Alvin Toffler's seminal 1970 book, Future Shock, warned of the dramatic impact rapid advances in technology would have on the individual, family, and human society. Toffler defined "Future Shock" most simply as "too much change in too short a period of time."
In 1899, American physician, philosopher, and educator William James—whom many consider the father of modern psychology—prophetically emphasized the importance of rest in "The Gospel of Relaxation."
Taking time each day to decompress from the stress of modern living is timeless wisdom that is more important today than ever. We all know from living in a digital age that the pace of our lives seems to accelerate in tandem with every advance in computer speed and every update of our smartphones. It seems that our day-to-day lives are increasingly fast-paced.
What impact do these rapid technological changes have on our psychological and physical well-being? What can you do to slow things down in your daily life? A recent global survey of 18,000 people from 134 countries, called "The Rest Test," compiled massive amounts of data on the subjective experience of feeling rested and relaxed.
The Rest Test was designed by Hubbub, an international collective of social scientists, mental-health experts, artists, humanities researchers, broadcasters, and public-engagement professionals in residence at "The Hub" at Wellcome Collection in London. This project was spearheaded by Durham University researchers and undertaken in collaboration with BBC Radio. The results were recently broadcast by the BBC in "The Anatomy of Rest."
The goal of The Rest Test survey was to identify and rank how individuals around the world find peace and quiet in their frenetic lives. The survey was also interested in identifying a correlation between restful activities and a self-reported sense of well-being. Following are the Top 10 Most Restful Activities, based on "The Rest Test" results:
Would you add anything to this list? Interestingly, study participants with the highest well-being scores had actually done something restful for between five and six hours on the day prior to filling out the survey. But there is a caveat: Too much rest seemed to backfire. Those who reported resting for longer than five or six hours began to experience a slight dip in their overall well-being score.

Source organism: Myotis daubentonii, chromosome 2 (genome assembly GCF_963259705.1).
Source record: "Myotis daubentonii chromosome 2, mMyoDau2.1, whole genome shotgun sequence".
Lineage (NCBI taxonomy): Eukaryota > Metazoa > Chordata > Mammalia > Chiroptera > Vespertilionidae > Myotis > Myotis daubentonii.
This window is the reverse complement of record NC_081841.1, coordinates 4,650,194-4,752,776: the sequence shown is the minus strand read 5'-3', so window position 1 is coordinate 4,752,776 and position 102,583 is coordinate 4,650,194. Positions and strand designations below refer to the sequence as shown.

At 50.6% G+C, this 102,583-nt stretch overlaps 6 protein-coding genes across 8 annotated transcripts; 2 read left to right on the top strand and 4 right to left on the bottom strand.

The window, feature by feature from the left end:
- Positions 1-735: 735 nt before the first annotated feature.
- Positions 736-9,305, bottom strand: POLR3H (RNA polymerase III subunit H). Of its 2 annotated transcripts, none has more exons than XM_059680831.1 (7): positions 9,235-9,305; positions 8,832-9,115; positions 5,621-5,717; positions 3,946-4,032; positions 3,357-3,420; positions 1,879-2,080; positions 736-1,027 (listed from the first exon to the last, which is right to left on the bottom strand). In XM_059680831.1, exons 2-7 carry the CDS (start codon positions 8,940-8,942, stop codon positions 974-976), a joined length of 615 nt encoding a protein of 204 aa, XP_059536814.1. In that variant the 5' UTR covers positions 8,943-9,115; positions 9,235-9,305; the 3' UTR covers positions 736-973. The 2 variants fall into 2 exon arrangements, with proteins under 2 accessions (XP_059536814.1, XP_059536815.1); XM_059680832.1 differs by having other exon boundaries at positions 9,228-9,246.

A full analysis of The Rest Test data was published September 2016 in The Restless Compendium: Interdisciplinary Investigations of Rest and Its Opposites. The researchers hope these results will increase the general public's understanding of the importance of rest and relaxation in a world that puts a premium on hustle and bustle.
The researchers believe that many people mistakenly associate restful activities with laziness. In fact, this research suggests that taking time to decompress from the stress and chaos of daily activities will optimize your well-being in the short and long-term. In a statement, principal investigator Felicity Callard stated:
"The survey shows that people’s ability to take rest, and their levels of well-being, are related. We’re delighted that these findings combat a common, moralizing connection between rest and laziness.
"It’s intriguing that the top activities considered restful are frequently done on one’s own. Perhaps it’s not only the total hours resting or working that we need to consider, but the rhythms of our work, rest, and time with and without others.”
Countless empirical studies have found that social connectivity is key to our well-being. It's always going to be a juggling act to find your personal sweet spot of being socially engaged versus completely unplugged from your social network. Hopefully, this list can remind you of simple ways to find inner peace—on a daily basis—in a hectic world.
© 2016 Christopher Bergland. All rights reserved.